in conjunction with the DePaul Center for


Event Sponsors:

in cooperation with SIGECOM, SIGKDD, and SIGCHI

Welcome to ACM Recommender Systems 2011

We are pleased to invite you to participate in this premier annual event on research and applications of recommender technologies.

The 5th ACM International Conference on Recommender Systems builds on the success of the Recommenders 06 Summer School in Bilbao, Spain and the series of four successful conference events from 2007 to 2010 in Minneapolis (2007), Lausanne (2008), New York (2009) and Barcelona (2010).

In these events many members of the practitioner and research communities valued the rich exchange of ideas made possible by the shared plenary sessions. The 5th International conference will promote the same close interaction among practitioners and researchers. Published papers will go through a full peer review process. The conference proceedings, which are available both as bound volume and via the ACM Digital Library, are expected to be widely read and cited.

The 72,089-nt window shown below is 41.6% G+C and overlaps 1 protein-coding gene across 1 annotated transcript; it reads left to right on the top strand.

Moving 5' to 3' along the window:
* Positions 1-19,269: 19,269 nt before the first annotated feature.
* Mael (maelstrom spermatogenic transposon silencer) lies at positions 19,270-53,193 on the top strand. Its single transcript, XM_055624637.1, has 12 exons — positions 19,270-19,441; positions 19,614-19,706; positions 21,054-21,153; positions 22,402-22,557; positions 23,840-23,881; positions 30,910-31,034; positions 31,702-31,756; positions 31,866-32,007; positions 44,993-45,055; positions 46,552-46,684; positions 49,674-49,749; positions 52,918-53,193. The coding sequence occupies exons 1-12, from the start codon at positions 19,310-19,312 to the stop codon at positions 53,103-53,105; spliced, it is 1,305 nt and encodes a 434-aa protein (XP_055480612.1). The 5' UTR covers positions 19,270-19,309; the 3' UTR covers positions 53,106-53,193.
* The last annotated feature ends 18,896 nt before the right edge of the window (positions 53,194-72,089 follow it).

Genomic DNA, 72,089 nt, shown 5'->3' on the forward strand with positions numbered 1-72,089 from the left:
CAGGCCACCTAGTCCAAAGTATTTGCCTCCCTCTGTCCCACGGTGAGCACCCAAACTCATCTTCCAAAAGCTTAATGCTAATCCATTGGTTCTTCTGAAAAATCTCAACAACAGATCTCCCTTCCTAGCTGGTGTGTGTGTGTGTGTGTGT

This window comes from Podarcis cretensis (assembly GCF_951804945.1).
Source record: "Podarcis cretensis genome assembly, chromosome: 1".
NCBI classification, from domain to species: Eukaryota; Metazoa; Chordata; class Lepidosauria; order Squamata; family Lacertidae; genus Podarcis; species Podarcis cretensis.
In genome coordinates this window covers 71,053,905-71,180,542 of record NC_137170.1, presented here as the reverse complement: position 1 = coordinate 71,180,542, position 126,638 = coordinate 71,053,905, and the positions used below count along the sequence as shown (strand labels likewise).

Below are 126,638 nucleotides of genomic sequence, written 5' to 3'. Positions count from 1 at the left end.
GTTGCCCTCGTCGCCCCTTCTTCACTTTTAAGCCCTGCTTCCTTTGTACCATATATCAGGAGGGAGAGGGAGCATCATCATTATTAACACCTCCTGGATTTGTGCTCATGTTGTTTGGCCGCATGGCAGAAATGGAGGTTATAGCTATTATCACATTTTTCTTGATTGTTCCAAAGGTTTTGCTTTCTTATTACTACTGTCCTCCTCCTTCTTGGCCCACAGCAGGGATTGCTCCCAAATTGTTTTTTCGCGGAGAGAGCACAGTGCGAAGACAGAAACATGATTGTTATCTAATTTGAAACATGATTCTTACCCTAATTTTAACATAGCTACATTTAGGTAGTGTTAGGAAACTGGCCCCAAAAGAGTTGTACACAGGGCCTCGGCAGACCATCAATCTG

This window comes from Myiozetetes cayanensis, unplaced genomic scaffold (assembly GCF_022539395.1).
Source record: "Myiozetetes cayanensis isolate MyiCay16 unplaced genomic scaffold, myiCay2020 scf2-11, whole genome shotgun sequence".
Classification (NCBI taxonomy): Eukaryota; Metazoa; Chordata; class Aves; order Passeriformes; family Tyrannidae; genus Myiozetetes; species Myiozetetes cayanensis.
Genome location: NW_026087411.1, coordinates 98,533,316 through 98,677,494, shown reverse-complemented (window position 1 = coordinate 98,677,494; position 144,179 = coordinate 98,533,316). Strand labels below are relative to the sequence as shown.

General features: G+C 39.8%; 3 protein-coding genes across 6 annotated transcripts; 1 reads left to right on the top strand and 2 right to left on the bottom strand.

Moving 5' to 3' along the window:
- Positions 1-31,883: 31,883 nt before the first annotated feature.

In addition to a regular technical program, there will be several tutorials covering the state-of-the-art of this domain, different workshops, a doctoral consortium, and an industrial program comprising of panel discussions and a practice/industry-paper track.  We also expect to have keynote speakers who will address the major applications of recommendation technologies in industry.

Conference: October 23-27, 2011

Bamshad Mobasher, General Chair, DePaul University, USA
Robin Burke, General Chair, DePaul University, USA


Gediminas Adomavicius, Program Co-Chair, University of Minnesota, USA
Dietmar Jannach, Program Co-Chair, TU Dortmund, Germany


About Recommender Systems

Recommender systems are software applications that aim to support users in their decision-making while interacting with large information spaces. They recommend items of interest to users based on preferences they have expressed, either explicitly or implicitly. The ever-expanding volume and increasing complexity of information on the Web has therefore made such systems essential tools for users in a variety of information seeking or e-commerce activities. Recommender systems help overcome the information overload problem by exposing users to the most interesting items, and by offering novelty, surprise, and relevance. Recommender technology is hence the central piece of the information seeking puzzle. Major e-commerce sites such as Amazon and Yahoo are using recommendation technology in ubiquitous ways. Many new comers are on their way and entrepreneurs are competing in order to find the right approach to use this technology effectively.

Recent books and more information about recommender systems can be found here: